Friday, June 29, 2018

Review: Unslut by Emily Lindin

Kids are mean. This is not a surprise to anyone, especially not these days with all the focus on bullying and mental health. It is also no surprise to anyone who made it through middle school that those years are hard and awful. To be honest, if anyone had told me that having kids meant having to go back to middle school with each one of them, I'd have thought a lot harder about having them than I did. Many (most?) middle schoolers are insecure, confused, sometimes nasty or cruel, and aching to fit in. Emily Lindin chose to immortalize these terrible years in her diaries (thankfully mine were all pitched long ago) and now to share them with the world to shine a spotlight on the ugliness of slut shaming and bullying in this diary/memoir offshoot of The Unslut Project online.

Emily was 11 years old when her "friends" and classmates labeled her as a slut. Her diary captures her often casual acceptance of this label, the sometime hurt that it caused, and the boy crazy pursuits that it might have inspired. In addition to her diary from the time (names are changed to protect the innocent and the not so innocent), there are sidebars where adult Emily offers commentary on the entries written by her preteen self. The diaries are immature, repetitious, and painful reading. They are full of her crushes and the drama of frenemies. They will make you wince, sometimes with younger Emily and sometimes at younger Emily. The notes by older Emily range from interesting social commentary and expanding on the story she wrote down at the time to completely inane comments about pop culture, fashion, and other nostalgic "gee whiz" moments. The impulse behind writing the book was solid--slut shaming starts early and leaves indelible marks on these young girls--but in practice, the book is pretty cringe-worthy reading. If you want to read someone else's preteen diaries, then this might be the book for you. I can see how some people will be able to overlook the disconcerting format and the lack of real in depth analysis presented here. Me, I remember my own discomfort at that age, and as real and uncensored as Emily's dairies are and as thin as her commentaries are, I didn't learn anything new from them, nor did I really want to spend time in her preteen head, having long since thankfully gotten out of my own.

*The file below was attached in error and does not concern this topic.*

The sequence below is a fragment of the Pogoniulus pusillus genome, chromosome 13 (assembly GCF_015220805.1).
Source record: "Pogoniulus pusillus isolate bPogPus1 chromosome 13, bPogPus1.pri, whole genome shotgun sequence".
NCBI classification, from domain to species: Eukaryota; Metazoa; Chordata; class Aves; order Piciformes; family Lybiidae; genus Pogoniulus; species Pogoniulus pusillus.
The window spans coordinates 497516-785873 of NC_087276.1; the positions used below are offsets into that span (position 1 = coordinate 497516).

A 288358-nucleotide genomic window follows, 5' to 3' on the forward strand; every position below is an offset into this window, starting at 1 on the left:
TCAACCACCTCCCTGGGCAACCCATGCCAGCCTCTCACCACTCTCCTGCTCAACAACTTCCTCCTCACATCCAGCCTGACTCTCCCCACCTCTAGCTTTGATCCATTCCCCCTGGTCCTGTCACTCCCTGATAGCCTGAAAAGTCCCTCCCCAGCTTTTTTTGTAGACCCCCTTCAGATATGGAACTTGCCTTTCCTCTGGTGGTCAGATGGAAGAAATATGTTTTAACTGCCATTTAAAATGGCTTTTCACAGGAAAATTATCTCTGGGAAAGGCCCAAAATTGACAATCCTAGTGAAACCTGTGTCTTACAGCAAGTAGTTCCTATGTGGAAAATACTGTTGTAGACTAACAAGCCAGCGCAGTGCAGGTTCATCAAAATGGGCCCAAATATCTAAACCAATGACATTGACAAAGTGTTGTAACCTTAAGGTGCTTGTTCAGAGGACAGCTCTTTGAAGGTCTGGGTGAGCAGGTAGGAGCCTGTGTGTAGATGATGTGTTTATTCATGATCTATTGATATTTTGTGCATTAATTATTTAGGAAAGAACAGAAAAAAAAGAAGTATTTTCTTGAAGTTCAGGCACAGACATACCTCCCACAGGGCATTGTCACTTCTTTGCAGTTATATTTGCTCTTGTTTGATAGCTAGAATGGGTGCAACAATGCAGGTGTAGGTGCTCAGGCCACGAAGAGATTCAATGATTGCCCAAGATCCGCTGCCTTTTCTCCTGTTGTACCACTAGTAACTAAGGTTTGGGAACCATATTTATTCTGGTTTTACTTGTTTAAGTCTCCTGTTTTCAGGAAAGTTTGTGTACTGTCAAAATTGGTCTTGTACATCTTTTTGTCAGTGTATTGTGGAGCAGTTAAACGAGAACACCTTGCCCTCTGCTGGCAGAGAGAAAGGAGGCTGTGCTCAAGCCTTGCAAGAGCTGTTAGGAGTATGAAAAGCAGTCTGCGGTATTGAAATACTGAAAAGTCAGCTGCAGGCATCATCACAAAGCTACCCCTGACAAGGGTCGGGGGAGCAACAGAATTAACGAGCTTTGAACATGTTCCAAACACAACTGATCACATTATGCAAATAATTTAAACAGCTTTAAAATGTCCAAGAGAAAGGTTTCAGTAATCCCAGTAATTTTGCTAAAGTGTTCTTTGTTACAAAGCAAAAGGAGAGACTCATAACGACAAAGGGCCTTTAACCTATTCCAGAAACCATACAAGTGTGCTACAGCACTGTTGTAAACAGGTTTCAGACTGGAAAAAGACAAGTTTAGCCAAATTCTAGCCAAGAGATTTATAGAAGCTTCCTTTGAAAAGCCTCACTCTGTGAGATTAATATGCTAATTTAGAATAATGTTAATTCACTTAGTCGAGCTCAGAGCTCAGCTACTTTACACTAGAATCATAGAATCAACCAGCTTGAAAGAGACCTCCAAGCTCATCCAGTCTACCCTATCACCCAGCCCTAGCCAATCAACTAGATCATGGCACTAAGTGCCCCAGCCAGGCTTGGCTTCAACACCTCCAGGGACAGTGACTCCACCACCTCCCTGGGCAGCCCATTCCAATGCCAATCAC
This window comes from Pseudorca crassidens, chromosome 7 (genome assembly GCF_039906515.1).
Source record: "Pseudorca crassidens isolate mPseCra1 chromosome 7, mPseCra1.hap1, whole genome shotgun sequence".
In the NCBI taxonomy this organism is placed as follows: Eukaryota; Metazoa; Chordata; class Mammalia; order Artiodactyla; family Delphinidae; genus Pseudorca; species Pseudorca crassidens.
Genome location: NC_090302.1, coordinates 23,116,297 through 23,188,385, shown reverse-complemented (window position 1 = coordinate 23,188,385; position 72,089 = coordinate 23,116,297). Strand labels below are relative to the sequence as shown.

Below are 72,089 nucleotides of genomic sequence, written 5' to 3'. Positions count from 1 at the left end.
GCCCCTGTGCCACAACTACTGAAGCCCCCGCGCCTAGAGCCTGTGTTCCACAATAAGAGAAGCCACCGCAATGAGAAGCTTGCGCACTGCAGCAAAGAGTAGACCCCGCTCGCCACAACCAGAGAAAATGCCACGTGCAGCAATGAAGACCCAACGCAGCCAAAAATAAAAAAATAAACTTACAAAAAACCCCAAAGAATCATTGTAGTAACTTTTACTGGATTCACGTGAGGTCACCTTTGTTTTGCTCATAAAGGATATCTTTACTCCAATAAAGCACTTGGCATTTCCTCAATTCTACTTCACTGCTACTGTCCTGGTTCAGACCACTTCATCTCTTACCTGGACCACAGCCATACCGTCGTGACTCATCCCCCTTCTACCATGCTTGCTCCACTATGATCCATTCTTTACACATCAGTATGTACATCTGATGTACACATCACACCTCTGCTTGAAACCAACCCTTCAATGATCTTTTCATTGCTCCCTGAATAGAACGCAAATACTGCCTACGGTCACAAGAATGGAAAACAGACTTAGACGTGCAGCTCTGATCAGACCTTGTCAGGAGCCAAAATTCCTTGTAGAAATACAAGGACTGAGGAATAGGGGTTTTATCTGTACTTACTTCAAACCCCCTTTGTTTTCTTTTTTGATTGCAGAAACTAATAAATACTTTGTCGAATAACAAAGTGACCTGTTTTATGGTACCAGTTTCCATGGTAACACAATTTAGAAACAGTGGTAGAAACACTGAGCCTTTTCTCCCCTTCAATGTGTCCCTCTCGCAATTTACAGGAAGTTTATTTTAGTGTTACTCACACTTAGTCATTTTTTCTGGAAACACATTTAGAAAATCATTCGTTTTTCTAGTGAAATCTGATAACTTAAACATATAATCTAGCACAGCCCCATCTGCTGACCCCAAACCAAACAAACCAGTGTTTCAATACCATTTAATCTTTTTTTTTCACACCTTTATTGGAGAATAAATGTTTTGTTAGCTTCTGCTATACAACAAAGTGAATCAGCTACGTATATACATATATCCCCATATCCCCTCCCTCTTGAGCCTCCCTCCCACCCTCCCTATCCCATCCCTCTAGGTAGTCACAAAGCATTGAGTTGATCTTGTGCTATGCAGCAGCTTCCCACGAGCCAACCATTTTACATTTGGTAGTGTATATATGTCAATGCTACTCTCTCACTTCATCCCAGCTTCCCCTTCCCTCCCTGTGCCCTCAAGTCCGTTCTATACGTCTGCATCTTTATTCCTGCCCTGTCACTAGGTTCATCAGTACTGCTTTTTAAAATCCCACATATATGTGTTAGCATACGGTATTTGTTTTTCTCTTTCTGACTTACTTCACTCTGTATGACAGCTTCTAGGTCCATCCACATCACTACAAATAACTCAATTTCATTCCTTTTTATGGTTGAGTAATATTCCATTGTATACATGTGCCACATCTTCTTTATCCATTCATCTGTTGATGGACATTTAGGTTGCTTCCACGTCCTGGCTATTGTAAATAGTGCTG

Thanks to the publisher for sending me a copy of this book to review.

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